What happens when you put a nurse in the kitchen and throw in a pinch of kitsch?  You get KitchRN!

My journey as both a registered nurse and an unregistered foodie began at approximately the same time, therefore inextricably linking food and nursing in my realm of life experiences.  While attending a midwestern university for nursing school, I simultaneously managed the dining room of a French restaurant.  My association with restaurateurs, chefs and food writers took me on journeys through kitchens and dining rooms in the US, as well as Michelin 3 Star restaurants in France.  While I dined at Taillevent, I learned to tie a tourniquet.  I went from eating at Guy Savoy to studying Guillian-Barre.  I sipped wine at Pre Catelan while I would whine and pray for an A in Microbiology.

Over the course of 20 years, my nursing career would take me from the neonatal ICU to pediatric and adolescent psychiatry to cardiac surgery to home care.  Eventually I turned towards the business side, adding a Master’s degree and a career in healthcare management.  I never stopped eating, and even started cooking a bit.

Over time, I learned that really complicated cooking is something best left to the professionals.  Great chefs rely on a team of people to help with prep work and most importantly, in my opinion, a team of people to clean up.  I began to concentrate on food that foodies sometimes scoff at; food that can be prepared relatively quickly and easily that tastes good.  In recent times, this category has been dusted off and given a makeover moniker of “semi-homemade”.  I refer to it as All-American Community Cookbook cooking.  It used to be called suburban housewife cuisine, Junior League recipe exchange, white trash cooking, ghetto gourmet, and of course, Kitsch Cuisine.  These are the recipes that might be based on foodie no-no’s like boxed cake mix and include ingredients like jello, pudding, canned soup and marshmallows.  (Not all in the same recipe, at least not yet).  They are recipes that are claimed by almost all American cultures and walks of life and have been part of most people’s lives for generations.  Some are just simple recipes with basic ingredients.  Most importantly, they are recipes that can be prepared by busy nurses with a minimum of fuss, yet still yield results that are both delicious and comforting. Most recently, I have also been experimenting with cutting out sugar in an effort to both have a healthier lifestyle and take off a few pounds.  Friday is Diet Friday, where I will update my progress in that regard.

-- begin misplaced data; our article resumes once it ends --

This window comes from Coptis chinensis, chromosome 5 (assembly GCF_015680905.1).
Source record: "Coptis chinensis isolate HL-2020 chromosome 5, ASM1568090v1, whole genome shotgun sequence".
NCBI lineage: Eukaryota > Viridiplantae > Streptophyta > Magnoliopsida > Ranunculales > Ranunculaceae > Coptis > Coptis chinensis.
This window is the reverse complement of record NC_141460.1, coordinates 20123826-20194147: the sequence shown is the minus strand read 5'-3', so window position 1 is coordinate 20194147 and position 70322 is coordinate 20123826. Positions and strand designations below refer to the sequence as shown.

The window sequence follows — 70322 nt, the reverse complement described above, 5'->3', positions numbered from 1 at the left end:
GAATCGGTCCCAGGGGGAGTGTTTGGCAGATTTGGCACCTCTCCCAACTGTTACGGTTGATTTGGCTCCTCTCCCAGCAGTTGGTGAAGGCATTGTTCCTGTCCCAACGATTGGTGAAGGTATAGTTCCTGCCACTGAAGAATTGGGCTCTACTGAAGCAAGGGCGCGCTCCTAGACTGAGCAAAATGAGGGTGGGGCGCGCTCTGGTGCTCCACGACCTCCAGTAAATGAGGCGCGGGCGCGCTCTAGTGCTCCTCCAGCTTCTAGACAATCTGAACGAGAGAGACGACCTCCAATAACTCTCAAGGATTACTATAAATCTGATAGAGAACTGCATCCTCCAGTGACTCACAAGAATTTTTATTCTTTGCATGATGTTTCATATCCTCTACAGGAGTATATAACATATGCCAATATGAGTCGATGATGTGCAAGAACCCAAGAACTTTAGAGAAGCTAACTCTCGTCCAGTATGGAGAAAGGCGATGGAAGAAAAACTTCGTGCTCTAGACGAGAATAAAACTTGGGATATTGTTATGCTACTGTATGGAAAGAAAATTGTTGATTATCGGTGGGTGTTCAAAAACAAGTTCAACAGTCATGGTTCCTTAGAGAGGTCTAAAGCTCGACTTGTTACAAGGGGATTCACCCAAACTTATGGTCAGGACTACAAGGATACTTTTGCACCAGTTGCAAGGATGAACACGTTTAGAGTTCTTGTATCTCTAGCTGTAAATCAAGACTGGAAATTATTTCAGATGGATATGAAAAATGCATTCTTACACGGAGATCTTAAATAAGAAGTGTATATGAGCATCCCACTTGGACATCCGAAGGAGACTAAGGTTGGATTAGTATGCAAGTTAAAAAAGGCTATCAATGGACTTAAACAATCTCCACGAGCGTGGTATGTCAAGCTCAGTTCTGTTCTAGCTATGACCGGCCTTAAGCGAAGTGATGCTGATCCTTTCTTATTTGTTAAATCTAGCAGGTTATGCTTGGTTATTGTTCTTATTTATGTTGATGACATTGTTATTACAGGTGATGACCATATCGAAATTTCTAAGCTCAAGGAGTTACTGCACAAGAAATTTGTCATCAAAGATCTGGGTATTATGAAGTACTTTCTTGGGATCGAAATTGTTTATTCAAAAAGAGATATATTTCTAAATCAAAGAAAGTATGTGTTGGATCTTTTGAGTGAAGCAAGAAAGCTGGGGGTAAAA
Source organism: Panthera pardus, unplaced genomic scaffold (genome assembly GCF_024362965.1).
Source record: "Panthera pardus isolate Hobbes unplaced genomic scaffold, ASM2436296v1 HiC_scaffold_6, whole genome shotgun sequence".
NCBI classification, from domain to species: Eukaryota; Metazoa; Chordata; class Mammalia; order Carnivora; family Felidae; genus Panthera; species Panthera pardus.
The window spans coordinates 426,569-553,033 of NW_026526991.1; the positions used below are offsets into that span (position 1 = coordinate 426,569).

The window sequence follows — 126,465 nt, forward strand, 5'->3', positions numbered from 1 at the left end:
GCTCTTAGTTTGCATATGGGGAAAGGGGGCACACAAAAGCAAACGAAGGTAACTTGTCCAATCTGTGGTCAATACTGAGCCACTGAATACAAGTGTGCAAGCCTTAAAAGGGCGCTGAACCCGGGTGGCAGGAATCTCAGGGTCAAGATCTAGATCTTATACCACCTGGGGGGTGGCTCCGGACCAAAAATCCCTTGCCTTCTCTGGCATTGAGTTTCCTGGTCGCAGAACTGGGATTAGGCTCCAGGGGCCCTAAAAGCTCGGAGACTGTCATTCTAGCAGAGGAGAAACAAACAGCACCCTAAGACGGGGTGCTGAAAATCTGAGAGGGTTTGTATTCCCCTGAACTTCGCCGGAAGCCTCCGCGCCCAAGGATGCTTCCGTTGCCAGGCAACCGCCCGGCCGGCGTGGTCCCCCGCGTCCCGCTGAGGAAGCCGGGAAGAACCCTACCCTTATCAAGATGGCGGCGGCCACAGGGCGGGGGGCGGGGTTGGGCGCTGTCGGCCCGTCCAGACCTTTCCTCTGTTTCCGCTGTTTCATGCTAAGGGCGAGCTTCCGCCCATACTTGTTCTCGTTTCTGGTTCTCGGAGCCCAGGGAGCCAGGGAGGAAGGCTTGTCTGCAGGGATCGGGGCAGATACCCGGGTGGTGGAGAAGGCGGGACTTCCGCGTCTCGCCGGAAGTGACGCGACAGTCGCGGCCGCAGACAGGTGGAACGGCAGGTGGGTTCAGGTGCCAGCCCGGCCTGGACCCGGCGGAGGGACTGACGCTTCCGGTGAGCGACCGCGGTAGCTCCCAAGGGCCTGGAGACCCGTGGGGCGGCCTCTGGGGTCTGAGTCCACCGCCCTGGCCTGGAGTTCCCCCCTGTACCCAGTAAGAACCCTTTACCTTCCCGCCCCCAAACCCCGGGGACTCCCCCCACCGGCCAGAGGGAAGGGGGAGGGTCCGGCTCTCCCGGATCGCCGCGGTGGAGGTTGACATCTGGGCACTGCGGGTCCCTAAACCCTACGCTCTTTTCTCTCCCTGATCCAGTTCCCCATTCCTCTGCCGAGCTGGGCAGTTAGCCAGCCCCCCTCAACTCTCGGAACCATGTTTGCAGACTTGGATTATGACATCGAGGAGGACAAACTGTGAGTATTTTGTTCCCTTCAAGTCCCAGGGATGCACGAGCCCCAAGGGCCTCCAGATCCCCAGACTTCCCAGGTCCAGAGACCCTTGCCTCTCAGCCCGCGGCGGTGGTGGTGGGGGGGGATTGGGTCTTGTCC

Since my experiences with food are so closely tied to my experiences with nursing, from time to time you may find a blog post that deals exclusively with nursing.  While this may be interesting for nurses and medical folks, any of you non-medical folks who have eaten lunch with a group of nurses have learned that we can discuss some extremely gross and disgusting subjects while never pausing between bites.  It doesn’t have any effect on OUR appetites whatsoever, but if you’re not the medical type you probably prefer no connection between food and medicine at all.  In that case, I highly advise that you skip the nursing-related material and go straight to the recipes!


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